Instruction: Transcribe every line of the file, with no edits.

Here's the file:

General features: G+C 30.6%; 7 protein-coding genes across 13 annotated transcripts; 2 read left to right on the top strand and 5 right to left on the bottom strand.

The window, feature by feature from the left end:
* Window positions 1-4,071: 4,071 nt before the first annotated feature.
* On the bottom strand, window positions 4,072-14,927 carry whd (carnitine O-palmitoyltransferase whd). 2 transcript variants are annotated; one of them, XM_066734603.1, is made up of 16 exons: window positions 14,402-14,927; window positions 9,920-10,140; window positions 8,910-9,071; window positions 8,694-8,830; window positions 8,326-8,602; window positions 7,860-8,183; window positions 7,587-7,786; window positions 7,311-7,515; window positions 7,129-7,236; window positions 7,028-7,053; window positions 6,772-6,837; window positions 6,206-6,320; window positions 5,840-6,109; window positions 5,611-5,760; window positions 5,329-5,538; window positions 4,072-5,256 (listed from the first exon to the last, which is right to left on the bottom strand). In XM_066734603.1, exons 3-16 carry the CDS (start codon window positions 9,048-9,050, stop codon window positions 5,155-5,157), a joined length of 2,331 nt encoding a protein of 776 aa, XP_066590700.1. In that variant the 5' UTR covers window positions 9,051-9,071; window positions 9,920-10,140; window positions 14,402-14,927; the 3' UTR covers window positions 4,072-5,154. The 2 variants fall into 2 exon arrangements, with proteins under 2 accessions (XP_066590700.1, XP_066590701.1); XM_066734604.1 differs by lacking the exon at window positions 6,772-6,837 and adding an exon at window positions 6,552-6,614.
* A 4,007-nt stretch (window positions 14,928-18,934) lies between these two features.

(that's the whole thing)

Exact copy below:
General features: G+C 30.6%; 7 protein-coding genes across 13 annotated transcripts; 2 read left to right on the top strand and 5 right to left on the bottom strand.

The window, feature by feature from the left end:
* Window positions 1-4,071: 4,071 nt before the first annotated feature.
* On the bottom strand, window positions 4,072-14,927 carry whd (carnitine O-palmitoyltransferase whd). 2 transcript variants are annotated; one of them, XM_066734603.1, is made up of 16 exons: window positions 14,402-14,927; window positions 9,920-10,140; window positions 8,910-9,071; window positions 8,694-8,830; window positions 8,326-8,602; window positions 7,860-8,183; window positions 7,587-7,786; window positions 7,311-7,515; window positions 7,129-7,236; window positions 7,028-7,053; window positions 6,772-6,837; window positions 6,206-6,320; window positions 5,840-6,109; window positions 5,611-5,760; window positions 5,329-5,538; window positions 4,072-5,256 (listed from the first exon to the last, which is right to left on the bottom strand). In XM_066734603.1, exons 3-16 carry the CDS (start codon window positions 9,048-9,050, stop codon window positions 5,155-5,157), a joined length of 2,331 nt encoding a protein of 776 aa, XP_066590700.1. In that variant the 5' UTR covers window positions 9,051-9,071; window positions 9,920-10,140; window positions 14,402-14,927; the 3' UTR covers window positions 4,072-5,154. The 2 variants fall into 2 exon arrangements, with proteins under 2 accessions (XP_066590700.1, XP_066590701.1); XM_066734604.1 differs by lacking the exon at window positions 6,772-6,837 and adding an exon at window positions 6,552-6,614.
* A 4,007-nt stretch (window positions 14,928-18,934) lies between these two features.